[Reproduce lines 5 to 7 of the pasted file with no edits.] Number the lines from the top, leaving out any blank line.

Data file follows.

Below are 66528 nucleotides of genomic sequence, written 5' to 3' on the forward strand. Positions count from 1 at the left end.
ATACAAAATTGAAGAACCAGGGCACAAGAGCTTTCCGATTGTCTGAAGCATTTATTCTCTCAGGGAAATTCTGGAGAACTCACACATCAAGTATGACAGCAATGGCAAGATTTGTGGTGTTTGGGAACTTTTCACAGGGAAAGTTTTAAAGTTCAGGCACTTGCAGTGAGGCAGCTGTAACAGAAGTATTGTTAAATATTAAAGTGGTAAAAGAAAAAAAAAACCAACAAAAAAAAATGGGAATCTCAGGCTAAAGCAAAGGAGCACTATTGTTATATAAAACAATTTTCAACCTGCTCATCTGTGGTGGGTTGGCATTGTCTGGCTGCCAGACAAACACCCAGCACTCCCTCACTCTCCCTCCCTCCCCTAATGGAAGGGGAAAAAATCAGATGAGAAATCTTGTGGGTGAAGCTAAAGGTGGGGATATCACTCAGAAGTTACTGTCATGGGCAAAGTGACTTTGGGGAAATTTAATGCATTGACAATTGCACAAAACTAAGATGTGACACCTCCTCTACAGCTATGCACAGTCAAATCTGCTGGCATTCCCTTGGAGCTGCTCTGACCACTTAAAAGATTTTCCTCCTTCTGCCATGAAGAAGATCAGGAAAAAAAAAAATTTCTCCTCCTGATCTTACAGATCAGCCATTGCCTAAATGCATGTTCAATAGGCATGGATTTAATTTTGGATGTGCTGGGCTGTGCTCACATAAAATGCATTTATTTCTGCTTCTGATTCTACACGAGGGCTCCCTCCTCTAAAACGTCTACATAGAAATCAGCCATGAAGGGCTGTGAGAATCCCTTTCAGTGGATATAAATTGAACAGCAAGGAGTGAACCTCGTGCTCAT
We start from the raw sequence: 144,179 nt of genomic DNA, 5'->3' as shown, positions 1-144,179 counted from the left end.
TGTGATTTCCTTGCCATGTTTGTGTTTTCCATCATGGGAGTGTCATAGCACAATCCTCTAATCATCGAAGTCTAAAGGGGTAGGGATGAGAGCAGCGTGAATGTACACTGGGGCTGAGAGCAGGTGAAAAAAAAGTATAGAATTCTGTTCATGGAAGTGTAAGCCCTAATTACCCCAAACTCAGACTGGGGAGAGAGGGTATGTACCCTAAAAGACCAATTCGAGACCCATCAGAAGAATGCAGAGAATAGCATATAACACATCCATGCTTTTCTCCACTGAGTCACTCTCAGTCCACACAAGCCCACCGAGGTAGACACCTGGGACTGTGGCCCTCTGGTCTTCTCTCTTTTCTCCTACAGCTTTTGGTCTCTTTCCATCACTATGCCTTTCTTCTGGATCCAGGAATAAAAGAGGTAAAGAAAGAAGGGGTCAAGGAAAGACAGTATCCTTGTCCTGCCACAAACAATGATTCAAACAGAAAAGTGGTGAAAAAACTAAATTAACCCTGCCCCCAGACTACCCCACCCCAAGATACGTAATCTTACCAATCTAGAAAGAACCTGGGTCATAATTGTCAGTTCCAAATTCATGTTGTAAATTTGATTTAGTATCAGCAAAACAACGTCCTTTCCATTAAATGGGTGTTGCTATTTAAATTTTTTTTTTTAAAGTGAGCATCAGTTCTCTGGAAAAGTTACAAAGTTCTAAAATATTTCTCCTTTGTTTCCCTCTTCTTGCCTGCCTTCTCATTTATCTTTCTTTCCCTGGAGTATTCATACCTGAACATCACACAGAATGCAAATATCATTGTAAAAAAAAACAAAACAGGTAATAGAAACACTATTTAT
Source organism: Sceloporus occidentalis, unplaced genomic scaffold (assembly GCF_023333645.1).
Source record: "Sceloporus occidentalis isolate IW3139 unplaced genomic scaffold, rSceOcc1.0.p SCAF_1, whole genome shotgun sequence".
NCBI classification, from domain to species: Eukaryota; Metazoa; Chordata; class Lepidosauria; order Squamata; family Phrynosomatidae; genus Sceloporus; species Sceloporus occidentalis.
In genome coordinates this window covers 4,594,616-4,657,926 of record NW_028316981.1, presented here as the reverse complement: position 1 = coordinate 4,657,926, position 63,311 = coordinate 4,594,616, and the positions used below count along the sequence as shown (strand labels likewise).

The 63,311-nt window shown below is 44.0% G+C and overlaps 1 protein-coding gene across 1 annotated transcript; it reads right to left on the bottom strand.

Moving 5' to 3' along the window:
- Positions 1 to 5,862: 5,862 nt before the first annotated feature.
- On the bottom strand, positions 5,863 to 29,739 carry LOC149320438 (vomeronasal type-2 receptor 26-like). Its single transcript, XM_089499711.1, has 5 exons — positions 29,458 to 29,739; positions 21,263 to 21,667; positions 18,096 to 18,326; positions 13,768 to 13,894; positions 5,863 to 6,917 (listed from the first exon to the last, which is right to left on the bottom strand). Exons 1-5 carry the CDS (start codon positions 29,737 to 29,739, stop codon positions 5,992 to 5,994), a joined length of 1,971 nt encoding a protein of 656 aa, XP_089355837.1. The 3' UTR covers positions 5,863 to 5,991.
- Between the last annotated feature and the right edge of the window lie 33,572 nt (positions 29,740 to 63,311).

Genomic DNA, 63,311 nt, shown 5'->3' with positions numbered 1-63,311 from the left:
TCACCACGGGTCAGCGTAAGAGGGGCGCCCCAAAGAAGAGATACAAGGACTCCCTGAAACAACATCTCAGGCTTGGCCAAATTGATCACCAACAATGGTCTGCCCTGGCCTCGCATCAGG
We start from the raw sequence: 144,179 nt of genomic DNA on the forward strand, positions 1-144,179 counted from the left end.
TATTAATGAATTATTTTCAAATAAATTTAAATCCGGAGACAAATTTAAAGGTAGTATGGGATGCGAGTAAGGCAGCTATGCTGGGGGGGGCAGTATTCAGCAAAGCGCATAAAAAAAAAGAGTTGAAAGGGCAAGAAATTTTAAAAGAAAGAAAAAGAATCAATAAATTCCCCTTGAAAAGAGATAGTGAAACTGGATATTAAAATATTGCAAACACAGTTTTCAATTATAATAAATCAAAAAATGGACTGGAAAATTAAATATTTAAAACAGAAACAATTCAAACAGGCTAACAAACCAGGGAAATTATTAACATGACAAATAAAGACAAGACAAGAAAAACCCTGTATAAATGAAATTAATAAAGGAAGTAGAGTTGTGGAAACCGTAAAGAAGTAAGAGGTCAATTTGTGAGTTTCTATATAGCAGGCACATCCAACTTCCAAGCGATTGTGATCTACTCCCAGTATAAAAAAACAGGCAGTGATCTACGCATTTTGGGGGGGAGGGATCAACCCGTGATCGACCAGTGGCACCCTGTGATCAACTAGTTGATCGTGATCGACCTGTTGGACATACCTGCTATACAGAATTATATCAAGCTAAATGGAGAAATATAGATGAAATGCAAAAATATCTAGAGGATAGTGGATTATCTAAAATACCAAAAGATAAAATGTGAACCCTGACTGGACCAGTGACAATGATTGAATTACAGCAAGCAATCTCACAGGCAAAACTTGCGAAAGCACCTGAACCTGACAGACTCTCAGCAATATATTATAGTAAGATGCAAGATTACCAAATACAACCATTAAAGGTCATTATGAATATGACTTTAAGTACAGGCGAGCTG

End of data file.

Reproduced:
Source organism: Sceloporus occidentalis, unplaced genomic scaffold (assembly GCF_023333645.1).
Source record: "Sceloporus occidentalis isolate IW3139 unplaced genomic scaffold, rSceOcc1.0.p SCAF_1, whole genome shotgun sequence".
NCBI classification, from domain to species: Eukaryota; Metazoa; Chordata; class Lepidosauria; order Squamata; family Phrynosomatidae; genus Sceloporus; species Sceloporus occidentalis.